American troop fatalties? Alabama: 47; Alaska: 10; Arizona: 66; Arkansas: 35; California: 284; Colorado: 34; Connecticut: 22; Delaware: 12; Florida: 117; Georgia: 83; Hawaii: 13; Idaho: 16; Illinois: 107; Indiana: 56; Iowa: 33; Kansas: 31; Kentucky: 46; Louisiana: 63; Maine: 12; Maryland: 52; Massachusetts: 45; Michigan: 97; Minnesota: 39; Mississippi: 35; Missouri: 48; Montana: 12; Nebraska: 29; Nevada: 24; New Hampshire: 14; New Jersey: 47; New Mexico: 21; New York: 132; North Carolina: 63; North Dakota: 13; Ohio: 125; Oklahoma: 47; Oregon: 46; Pennsylvania: 135; Rhode Island: 10; South Carolina: 39; South Dakota: 17; Tennessee: 58; Texas: 245; Utah: 14; Vermont: 18; Virginia: 83; Washington: 53; West Virginia: 18; Wisconsin: 60; Wyoming: 7.
Whether the number is 7 (Wyoming) or 284 (California), it's not isolated to a 'few' states. And those are just the fatality numbers. The war has come home.
Speaking in August, Kyle Snyder noted, "I am a 22 year-old combat veteran from the Iraq war." He is one of many who have been touched by the war and he's speaking out. His story matters, his stand matters.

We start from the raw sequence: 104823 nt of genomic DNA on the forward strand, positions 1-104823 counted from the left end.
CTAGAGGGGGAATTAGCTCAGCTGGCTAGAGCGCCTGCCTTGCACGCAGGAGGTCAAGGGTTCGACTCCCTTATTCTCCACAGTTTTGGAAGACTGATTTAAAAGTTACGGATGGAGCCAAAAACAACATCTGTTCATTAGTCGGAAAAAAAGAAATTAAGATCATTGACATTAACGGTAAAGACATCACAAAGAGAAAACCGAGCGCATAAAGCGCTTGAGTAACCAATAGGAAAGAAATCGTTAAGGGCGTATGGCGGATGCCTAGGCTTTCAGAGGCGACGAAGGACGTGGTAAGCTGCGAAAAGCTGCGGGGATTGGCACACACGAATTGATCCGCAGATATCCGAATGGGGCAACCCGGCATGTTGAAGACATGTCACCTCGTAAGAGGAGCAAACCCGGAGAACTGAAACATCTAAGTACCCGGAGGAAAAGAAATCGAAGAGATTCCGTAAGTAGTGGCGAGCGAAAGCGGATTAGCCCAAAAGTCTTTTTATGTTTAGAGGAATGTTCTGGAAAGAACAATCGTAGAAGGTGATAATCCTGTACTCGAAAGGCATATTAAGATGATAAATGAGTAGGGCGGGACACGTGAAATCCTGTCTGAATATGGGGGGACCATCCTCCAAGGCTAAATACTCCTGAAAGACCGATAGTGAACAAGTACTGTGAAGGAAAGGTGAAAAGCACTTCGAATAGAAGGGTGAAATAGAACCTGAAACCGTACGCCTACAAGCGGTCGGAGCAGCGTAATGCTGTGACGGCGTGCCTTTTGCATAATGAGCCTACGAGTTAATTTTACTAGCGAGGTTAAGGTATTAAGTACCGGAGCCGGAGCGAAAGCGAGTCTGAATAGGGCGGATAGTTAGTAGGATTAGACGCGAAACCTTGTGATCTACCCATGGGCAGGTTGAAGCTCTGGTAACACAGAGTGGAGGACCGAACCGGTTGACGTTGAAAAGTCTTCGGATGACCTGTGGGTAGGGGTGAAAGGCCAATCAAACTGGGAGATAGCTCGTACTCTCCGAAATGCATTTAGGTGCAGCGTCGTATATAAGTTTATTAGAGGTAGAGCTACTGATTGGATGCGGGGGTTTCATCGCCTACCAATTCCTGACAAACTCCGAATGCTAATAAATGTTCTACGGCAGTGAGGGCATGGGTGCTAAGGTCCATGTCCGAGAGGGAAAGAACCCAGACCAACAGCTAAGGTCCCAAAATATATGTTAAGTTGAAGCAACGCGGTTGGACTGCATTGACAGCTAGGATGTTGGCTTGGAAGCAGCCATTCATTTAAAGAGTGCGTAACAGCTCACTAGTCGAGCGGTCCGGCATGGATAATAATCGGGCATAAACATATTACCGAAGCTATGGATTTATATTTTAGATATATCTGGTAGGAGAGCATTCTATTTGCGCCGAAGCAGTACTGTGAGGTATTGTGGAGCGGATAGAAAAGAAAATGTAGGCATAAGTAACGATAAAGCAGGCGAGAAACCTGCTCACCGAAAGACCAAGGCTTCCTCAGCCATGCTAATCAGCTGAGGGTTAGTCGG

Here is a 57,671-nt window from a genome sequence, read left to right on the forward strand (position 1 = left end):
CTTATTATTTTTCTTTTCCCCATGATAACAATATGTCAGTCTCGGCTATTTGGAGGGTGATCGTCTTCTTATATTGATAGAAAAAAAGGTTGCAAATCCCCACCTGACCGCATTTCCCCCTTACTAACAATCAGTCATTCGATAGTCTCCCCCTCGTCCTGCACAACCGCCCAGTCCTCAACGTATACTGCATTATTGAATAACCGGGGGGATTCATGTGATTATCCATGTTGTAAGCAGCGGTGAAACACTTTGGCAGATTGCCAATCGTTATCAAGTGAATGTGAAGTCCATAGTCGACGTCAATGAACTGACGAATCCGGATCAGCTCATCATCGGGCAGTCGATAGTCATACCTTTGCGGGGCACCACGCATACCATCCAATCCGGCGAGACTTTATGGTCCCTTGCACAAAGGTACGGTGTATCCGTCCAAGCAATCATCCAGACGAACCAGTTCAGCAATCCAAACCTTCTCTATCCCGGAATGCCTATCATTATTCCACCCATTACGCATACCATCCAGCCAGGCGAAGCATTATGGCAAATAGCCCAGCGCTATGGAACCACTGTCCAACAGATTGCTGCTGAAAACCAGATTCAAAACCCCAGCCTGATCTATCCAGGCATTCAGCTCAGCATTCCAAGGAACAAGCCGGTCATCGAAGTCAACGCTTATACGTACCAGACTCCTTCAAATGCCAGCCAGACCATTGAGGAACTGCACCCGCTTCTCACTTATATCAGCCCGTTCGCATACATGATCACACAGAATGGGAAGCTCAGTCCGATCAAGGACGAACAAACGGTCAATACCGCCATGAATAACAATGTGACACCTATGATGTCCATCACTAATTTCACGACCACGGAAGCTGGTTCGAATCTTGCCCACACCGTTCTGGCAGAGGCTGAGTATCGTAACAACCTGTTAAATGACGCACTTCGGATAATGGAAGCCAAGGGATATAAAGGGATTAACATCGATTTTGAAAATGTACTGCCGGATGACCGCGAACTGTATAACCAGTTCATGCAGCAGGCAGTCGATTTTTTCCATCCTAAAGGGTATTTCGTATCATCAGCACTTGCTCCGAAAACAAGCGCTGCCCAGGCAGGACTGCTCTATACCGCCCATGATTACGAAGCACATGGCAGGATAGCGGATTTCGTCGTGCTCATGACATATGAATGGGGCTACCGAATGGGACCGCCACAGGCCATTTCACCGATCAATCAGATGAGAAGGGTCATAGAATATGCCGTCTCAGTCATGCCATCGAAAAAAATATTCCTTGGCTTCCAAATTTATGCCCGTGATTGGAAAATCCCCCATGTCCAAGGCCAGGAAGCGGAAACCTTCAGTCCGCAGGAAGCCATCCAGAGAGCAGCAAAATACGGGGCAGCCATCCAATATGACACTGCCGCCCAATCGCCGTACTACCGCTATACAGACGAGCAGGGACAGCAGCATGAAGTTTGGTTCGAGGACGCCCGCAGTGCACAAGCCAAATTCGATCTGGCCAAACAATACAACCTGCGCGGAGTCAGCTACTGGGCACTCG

He is not alone and shouldn't be covered as if he is or given the impression that he is. He's part of a movement that includes Camilo Mejia, Pablo Paredes, Carl Webb, Aidan Delgado, Jeremy Hinzman, Brandon Hughey, Patrick Hart, Corey Glass, Ricky Clousing, Mark Wilkerson, Kevin Benderman, Joshua Key, Ivan Brobeck, Robin Long, Ryan Johnson, Clifford Cornell, Katherine Jashinski, Agustin Aguayo, and many more.
For information on war resisters in Canada, War Resisters Support Campaign is the site. Andmore information on war resisters who have gone public can be found at Courage to Resist. The latter of which recently noted of Ricky Clousing:
Ricky is currently being held in a military brig at Camp LeJune in North Carolina and it is urgent that he receive your words of encouragement and support! Please write to Ricky today!